The Canada-Colombia bilateral free trade agreement which came into effect this week “is a global precedent and will be closely watched,” according to the Canadian Council for International Co-operation Gauri Sreenivasan. What makes the treaty unique is the provision that both parties must produce annual parliamentary reports on the human rights impacts of the deal in both countries. But Sreenivasan worries the absence to this point of specific details on how the governments will live up to their duties may justify fears the reports, the first of which are due in May 2012, will be “mere public relations exercises.”  Nevertheless, she concludes: “The opportunity is there to ensure the reports can be a tool for greater accountability, highlighting that states have obligations not just to international trade rules, but to international human rights law.”

University of Virginia historian and former US Department of State staffer Philip Zelikow argues “the domestic-foreign dichotomy is anachronistic” and “foreign policies should focus on how to harmonise “domestic” policies.” He says the failure of the Copenhagen climate talks is an example of how “a traditionally conceived foreign policy negotiation founders on the inability to reconcile domestic policies.” Zelikow has little patience for high-profile summits that give pride of place to heads of state and foreign ministry officials, envisioning instead “a model of distributed foreign policymaking, in which many ministries and non-governmental organisations will move into the foreground of diplomacy.”

The Overseas Development  Institute’s Jonathan Glennie argues the “widespread public revulsion” caused by a video in which a bloodied Malaysian student was mugged during the London riots suggests “the British want to see decency and ethics at the core of national policy and community strategy.” This observation leads him to ask: “Why not, then, on the international stage? Should we not be equally ashamed when our government or companies act unethically in foreign countries? Or do our ethics stop at the border?” He has concerns about promoting international cooperation using national self-interest arguments, such as increased trade or greater security, because “appealing to self-interest entrenches the traditional position that national interests should generally predominate over ethical conduct.” Instead, he calls for ethics-based arguments supported by tangible evidence in order to “make the case that a country should never act unethically, any more than a person should.”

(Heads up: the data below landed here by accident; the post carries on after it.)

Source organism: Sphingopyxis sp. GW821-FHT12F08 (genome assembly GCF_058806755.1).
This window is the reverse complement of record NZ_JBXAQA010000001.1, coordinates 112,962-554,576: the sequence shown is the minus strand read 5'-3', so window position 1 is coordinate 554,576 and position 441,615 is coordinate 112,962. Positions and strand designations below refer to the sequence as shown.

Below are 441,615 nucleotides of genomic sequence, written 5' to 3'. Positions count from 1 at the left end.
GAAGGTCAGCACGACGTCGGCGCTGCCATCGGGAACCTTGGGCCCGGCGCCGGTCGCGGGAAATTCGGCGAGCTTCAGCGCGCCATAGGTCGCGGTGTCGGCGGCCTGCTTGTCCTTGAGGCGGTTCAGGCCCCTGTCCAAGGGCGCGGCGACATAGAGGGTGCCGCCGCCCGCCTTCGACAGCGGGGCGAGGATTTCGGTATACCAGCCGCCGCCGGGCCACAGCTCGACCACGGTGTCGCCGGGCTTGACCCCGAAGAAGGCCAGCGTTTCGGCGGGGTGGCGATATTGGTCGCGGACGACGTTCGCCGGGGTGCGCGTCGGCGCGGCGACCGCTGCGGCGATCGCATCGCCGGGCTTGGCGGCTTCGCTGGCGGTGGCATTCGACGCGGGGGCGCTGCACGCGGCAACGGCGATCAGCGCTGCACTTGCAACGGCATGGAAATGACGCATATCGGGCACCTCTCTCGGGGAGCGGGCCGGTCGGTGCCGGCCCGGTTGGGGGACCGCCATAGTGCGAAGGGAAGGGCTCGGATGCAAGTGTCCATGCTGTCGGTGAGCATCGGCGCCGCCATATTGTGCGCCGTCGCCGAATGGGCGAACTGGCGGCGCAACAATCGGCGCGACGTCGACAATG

As for why people do evil things, the University of Exeter’s Alex Haslam writes in the Guardian that the classic Milgram experiments which took place 50 years ago this month remain important not so much for highlighting the “banality of evil” but for raising the question of “why participants identify with the authority rather than with the victim, and hence are willing to follow him down the destructive path he sketches out.” Haslam believes ordinary people commit organized, terrible acts “not because they were blindly obeying orders but because they were working creatively towards the goals of a leadership with which they identified.” In other words, atrocities “involve not just passive obedience but also dynamic followership.”

In yet another round of the “aid vs. foreign direct investment” debate, Christian Aid’s Dereje Alemayehu writes: “Can we realistically rely on foreign investors to deliver development? The amount they steal through aggressive tax evasion is at least fourfold what comes in as aid. I can’t see how ending aid would make them change their behaviour. I have nothing against Foreign Direct Investment (FDI), but let us make a distinction between scavengers and investors. And in Africa, we have more of the former.”